William Abel Caudill studied at the University of Chicago (Ph.D., 1950). His speciality was culture and personality, and he had a considerable amount of practical experience in human relations and in work with mental patients. In the latter, he was especially interested in culturally determined aspects of mental illness and treatment in Japan. His professional employment included an instructorship at Yale University (1950-1952), faculty positions with the Department of Social Relations at Harvard University (1952-1960), appointment as a research associate in the Department of Psychiatry at the Harvard Medical School, and chief of the Personality and Environment Section, Laboratory of Socioenvironmental Studies, United States National Institute of Mental Helath (1960-1962).
Caudill's earliest research were psychological studies carried out in 1946 with the Chippewa Indians of Lac du Flambeau. In 1947-1949, as one of a team of social scientisits, he carried on investigations of the social and personal adjustment of Japanese Americans who had moved to Chicago followign release from internment during World War II. In 1950-1952, again as one of a team, he studied the social structure and interaction among patients of a ward of a mental hospital and the relationship between emotional disorder and social class.
Beginning in 1954, Caudill made a series of journeys to Japan in order to carry on research. In 1954-1955, he studied the relationship between American soldiers and Japanese communities. He also began a study of psychiatry as practiced in Japan. This work included visits to many Japanese hospitals and also a study of changing Japanese values. In 1958-1959, his studies focused on three small psychiatric hospitals with contrasting theoretical orientations and methods of treatment. He also carried out studies of psychoanalysis in Japan, Morita therapy, and other aspects of Japanese treatments; patterns of emotion; and a general study of nurses of two hospitals. In 1961, he began investigation of Japnaese child-rearing practices.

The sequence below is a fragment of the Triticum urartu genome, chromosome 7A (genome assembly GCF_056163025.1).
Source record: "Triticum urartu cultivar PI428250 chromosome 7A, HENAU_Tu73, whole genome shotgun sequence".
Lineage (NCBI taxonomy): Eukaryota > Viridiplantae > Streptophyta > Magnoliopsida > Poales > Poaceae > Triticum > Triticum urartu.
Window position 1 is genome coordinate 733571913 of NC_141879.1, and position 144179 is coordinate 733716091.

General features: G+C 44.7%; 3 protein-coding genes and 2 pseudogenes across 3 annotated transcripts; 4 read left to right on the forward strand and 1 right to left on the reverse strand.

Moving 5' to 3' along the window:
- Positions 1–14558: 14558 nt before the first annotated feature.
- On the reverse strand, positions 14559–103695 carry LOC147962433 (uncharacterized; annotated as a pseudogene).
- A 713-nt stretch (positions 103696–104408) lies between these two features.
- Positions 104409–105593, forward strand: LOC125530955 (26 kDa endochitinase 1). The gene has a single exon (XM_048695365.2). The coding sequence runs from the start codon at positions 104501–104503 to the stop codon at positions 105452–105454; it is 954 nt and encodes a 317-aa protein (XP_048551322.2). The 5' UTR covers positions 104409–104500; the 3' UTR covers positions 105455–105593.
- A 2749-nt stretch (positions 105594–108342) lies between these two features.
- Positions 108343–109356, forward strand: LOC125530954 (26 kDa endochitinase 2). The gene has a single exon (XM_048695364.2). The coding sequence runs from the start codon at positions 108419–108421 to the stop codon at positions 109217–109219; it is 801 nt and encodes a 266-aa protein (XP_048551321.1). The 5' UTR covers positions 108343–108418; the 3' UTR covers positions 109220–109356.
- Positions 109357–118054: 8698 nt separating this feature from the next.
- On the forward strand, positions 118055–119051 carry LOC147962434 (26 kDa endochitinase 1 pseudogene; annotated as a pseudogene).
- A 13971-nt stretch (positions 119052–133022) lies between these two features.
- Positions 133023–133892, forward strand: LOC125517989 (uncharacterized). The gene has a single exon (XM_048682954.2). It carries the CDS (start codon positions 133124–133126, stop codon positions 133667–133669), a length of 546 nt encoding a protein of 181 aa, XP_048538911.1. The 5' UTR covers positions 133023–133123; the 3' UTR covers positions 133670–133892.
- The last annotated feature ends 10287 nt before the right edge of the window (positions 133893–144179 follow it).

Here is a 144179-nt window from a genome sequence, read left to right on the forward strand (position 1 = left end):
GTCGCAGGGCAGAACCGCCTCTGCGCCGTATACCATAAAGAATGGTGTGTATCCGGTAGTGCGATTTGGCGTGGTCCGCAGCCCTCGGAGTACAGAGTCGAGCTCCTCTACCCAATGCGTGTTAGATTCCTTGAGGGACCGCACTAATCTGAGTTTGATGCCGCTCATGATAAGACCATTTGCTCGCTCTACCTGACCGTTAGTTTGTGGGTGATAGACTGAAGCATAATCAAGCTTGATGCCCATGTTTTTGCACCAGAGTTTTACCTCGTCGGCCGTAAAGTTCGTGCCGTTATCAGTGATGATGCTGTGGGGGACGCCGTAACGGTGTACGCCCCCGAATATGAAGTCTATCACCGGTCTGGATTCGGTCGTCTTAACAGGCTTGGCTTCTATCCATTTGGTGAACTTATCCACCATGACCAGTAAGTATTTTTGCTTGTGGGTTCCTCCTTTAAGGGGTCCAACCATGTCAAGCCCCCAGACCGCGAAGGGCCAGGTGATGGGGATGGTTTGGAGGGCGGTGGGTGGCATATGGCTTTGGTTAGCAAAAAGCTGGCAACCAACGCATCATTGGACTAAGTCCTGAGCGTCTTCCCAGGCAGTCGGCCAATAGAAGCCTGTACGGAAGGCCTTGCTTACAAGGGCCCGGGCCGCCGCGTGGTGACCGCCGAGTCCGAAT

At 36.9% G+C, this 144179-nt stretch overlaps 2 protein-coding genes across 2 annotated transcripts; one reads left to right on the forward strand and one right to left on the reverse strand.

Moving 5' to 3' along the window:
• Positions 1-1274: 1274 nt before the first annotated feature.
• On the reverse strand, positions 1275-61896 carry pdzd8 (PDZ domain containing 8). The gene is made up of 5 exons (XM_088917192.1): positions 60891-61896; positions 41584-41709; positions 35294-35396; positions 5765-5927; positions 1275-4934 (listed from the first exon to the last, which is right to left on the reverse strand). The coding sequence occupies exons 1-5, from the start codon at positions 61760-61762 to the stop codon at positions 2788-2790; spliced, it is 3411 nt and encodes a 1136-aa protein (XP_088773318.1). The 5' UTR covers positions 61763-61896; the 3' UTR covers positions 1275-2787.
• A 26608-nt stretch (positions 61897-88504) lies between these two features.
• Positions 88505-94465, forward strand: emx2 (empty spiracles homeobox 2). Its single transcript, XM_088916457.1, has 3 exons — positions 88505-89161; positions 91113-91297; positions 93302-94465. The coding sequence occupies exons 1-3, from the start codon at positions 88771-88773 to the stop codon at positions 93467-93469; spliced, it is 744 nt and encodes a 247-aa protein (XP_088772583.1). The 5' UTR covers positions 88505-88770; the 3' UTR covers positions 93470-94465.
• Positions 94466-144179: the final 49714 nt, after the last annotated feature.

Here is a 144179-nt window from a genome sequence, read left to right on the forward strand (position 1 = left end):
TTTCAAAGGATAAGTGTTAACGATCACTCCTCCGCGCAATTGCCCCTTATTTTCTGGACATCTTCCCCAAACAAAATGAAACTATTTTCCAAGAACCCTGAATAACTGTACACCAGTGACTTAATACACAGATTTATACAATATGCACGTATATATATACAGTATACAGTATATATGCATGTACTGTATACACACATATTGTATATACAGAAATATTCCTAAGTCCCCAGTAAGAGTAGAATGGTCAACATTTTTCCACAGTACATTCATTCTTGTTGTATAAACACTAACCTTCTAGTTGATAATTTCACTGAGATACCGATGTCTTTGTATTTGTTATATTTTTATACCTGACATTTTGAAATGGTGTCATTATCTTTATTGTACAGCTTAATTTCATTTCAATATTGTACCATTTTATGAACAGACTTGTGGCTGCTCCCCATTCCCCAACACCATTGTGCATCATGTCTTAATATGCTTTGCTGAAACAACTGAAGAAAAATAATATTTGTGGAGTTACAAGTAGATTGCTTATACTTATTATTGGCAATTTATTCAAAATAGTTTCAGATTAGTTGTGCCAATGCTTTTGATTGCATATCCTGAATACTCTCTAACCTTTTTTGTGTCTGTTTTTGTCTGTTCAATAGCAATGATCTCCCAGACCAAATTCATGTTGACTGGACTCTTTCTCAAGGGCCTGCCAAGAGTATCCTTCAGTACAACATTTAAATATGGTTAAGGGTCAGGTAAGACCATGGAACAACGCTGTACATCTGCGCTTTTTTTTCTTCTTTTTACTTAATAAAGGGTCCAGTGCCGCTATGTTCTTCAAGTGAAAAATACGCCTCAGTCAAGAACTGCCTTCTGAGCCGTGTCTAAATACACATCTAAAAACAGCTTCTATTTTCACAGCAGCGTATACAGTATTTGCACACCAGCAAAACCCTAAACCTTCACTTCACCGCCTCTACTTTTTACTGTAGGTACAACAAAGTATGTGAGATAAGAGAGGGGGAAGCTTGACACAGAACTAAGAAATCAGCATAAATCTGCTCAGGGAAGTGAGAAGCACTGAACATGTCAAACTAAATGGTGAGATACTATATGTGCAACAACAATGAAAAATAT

Addl. KW Subjects:
JAPANESE MATERIAL, including 1. general material on Japanese society and culture; 2. Japanese culture and personality studies; 3. Japanese medicine and psychiatry; 4. family and child rearing; 5. hospital studies; 6. autobiography of a mental patient, 7. nurses study ; OTHER MATERIAL, including 8. biographical material; 9. Chippewa material; 10. study of a ward of a mental hospital; 11 drafts of writings; 12. reprints and papers; 13 miscellaneous printed and process material
The papers include both reference materials and original notes relating to many of the research activities with which Caudill was involved, and they also include general reference materials. There is, however, little or no material relating directly to Caudill's early studies of Japanese Americans nor notes or material relating to the administration of psychological tests relating to Japanese values or changing patterns of emotion. The material relating to research on Japanese child rearing appears to be significant but limited in quantity.
Papers of William Abel Caudill, National Anthropological Archives, Smithsonian Institution
National Anthropological Archives, Smithsonian Museum Support Center, Suitland, Maryland